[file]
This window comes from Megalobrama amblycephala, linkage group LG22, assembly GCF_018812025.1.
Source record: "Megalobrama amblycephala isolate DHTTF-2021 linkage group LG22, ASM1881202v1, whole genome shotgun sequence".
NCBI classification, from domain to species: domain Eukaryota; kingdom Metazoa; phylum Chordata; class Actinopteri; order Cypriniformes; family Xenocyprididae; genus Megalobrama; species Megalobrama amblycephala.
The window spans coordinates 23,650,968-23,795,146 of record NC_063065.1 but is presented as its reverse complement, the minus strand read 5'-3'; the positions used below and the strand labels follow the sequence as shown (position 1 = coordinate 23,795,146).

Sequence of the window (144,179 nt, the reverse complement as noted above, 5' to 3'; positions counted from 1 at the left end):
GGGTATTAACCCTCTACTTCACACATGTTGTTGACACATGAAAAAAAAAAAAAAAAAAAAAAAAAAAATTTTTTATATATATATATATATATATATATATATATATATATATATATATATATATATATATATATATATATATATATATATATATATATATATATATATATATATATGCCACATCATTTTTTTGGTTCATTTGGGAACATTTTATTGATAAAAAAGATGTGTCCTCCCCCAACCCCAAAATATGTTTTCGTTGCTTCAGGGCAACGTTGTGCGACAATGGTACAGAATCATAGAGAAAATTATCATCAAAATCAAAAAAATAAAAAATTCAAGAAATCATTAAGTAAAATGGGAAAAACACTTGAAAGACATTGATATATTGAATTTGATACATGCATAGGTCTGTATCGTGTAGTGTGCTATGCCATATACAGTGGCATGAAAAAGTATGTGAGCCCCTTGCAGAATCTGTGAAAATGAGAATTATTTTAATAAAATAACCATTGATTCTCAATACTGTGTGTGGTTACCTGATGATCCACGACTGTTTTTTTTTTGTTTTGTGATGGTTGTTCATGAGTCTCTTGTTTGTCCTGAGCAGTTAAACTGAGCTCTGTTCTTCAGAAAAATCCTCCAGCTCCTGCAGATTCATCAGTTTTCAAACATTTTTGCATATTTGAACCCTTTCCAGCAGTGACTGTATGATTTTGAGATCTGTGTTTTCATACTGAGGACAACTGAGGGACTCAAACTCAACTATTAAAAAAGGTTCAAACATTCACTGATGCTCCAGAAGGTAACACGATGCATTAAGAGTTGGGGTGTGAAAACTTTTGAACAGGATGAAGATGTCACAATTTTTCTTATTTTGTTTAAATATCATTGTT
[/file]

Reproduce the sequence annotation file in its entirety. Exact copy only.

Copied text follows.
This window comes from Megalobrama amblycephala, linkage group LG22, assembly GCF_018812025.1.
Source record: "Megalobrama amblycephala isolate DHTTF-2021 linkage group LG22, ASM1881202v1, whole genome shotgun sequence".
NCBI classification, from domain to species: domain Eukaryota; kingdom Metazoa; phylum Chordata; class Actinopteri; order Cypriniformes; family Xenocyprididae; genus Megalobrama; species Megalobrama amblycephala.
The window spans coordinates 23,650,968-23,795,146 of record NC_063065.1 but is presented as its reverse complement, the minus strand read 5'-3'; the positions used below and the strand labels follow the sequence as shown (position 1 = coordinate 23,795,146).

Sequence of the window (144,179 nt, the reverse complement as noted above, 5' to 3'; positions counted from 1 at the left end):
GGGTATTAACCCTCTACTTCACACATGTTGTTGACACATGAAAAAAAAAAAAAAAAAAAAAAAAAAAATTTTTTATATATATATATATATATATATATATATATATATATATATATATATATATATATATATATATATATATATATATATATATATATATATATATATATATATATGCCACATCATTTTTTTGGTTCATTTGGGAACATTTTATTGATAAAAAAGATGTGTCCTCCCCCAACCCCAAAATATGTTTTCGTTGCTTCAGGGCAACGTTGTGCGACAATGGTACAGAATCATAGAGAAAATTATCATCAAAATCAAAAAAATAAAAAATTCAAGAAATCATTAAGTAAAATGGGAAAAACACTTGAAAGACATTGATATATTGAATTTGATACATGCATAGGTCTGTATCGTGTAGTGTGCTATGCCATATACAGTGGCATGAAAAAGTATGTGAGCCCCTTGCAGAATCTGTGAAAATGAGAATTATTTTAATAAAATAACCATTGATTCTCAATACTGTGTGTGGTTACCTGATGATCCACGACTGTTTTTTTTTTGTTTTGTGATGGTTGTTCATGAGTCTCTTGTTTGTCCTGAGCAGTTAAACTGAGCTCTGTTCTTCAGAAAAATCCTCCAGCTCCTGCAGATTCATCAGTTTTCAAACATTTTTGCATATTTGAACCCTTTCCAGCAGTGACTGTATGATTTTGAGATCTGTGTTTTCATACTGAGGACAACTGAGGGACTCAAACTCAACTATTAAAAAAGGTTCAAACATTCACTGATGCTCCAGAAGGTAACACGATGCATTAAGAGTTGGGGTGTGAAAACTTTTGAACAGGATGAAGATGTCACAATTTTTCTTATTTTGTTTAAATATCATTGTT